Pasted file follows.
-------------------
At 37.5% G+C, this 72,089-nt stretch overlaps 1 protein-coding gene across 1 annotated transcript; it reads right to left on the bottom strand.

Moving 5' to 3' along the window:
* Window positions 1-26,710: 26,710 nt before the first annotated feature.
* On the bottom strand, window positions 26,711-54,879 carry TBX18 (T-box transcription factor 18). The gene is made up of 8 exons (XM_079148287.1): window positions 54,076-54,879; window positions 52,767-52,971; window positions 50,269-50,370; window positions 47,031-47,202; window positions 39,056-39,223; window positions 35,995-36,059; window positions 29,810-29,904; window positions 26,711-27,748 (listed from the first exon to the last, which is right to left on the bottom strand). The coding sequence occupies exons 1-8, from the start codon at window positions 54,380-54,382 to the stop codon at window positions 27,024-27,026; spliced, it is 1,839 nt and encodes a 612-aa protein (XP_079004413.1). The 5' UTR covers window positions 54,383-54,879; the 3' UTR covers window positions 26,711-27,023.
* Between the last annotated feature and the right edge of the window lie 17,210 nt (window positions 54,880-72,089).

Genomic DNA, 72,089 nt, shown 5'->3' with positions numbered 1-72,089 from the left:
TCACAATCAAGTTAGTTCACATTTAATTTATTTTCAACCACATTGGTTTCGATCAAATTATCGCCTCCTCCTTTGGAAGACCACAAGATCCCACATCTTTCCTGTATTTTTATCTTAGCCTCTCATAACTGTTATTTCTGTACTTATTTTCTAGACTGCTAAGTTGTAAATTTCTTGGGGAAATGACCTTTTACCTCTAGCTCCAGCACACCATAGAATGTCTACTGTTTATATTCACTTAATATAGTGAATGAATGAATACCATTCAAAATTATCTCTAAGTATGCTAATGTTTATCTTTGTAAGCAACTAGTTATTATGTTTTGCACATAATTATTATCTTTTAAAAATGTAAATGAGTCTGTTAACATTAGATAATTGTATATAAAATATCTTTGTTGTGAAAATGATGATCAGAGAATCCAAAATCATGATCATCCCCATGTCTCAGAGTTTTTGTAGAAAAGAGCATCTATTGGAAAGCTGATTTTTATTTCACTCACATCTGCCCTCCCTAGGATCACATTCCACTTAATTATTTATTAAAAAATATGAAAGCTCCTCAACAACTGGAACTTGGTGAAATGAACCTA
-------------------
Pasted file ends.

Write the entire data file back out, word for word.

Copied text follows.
At 37.5% G+C, this 72,089-nt stretch overlaps 1 protein-coding gene across 1 annotated transcript; it reads right to left on the bottom strand.

Moving 5' to 3' along the window:
* Window positions 1-26,710: 26,710 nt before the first annotated feature.
* On the bottom strand, window positions 26,711-54,879 carry TBX18 (T-box transcription factor 18). The gene is made up of 8 exons (XM_079148287.1): window positions 54,076-54,879; window positions 52,767-52,971; window positions 50,269-50,370; window positions 47,031-47,202; window positions 39,056-39,223; window positions 35,995-36,059; window positions 29,810-29,904; window positions 26,711-27,748 (listed from the first exon to the last, which is right to left on the bottom strand). The coding sequence occupies exons 1-8, from the start codon at window positions 54,380-54,382 to the stop codon at window positions 27,024-27,026; spliced, it is 1,839 nt and encodes a 612-aa protein (XP_079004413.1). The 5' UTR covers window positions 54,383-54,879; the 3' UTR covers window positions 26,711-27,023.
* Between the last annotated feature and the right edge of the window lie 17,210 nt (window positions 54,880-72,089).

Genomic DNA, 72,089 nt, shown 5'->3' with positions numbered 1-72,089 from the left:
TCACAATCAAGTTAGTTCACATTTAATTTATTTTCAACCACATTGGTTTCGATCAAATTATCGCCTCCTCCTTTGGAAGACCACAAGATCCCACATCTTTCCTGTATTTTTATCTTAGCCTCTCATAACTGTTATTTCTGTACTTATTTTCTAGACTGCTAAGTTGTAAATTTCTTGGGGAAATGACCTTTTACCTCTAGCTCCAGCACACCATAGAATGTCTACTGTTTATATTCACTTAATATAGTGAATGAATGAATACCATTCAAAATTATCTCTAAGTATGCTAATGTTTATCTTTGTAAGCAACTAGTTATTATGTTTTGCACATAATTATTATCTTTTAAAAATGTAAATGAGTCTGTTAACATTAGATAATTGTATATAAAATATCTTTGTTGTGAAAATGATGATCAGAGAATCCAAAATCATGATCATCCCCATGTCTCAGAGTTTTTGTAGAAAAGAGCATCTATTGGAAAGCTGATTTTTATTTCACTCACATCTGCCCTCCCTAGGATCACATTCCACTTAATTATTTATTAAAAAATATGAAAGCTCCTCAACAACTGGAACTTGGTGAAATGAACCTA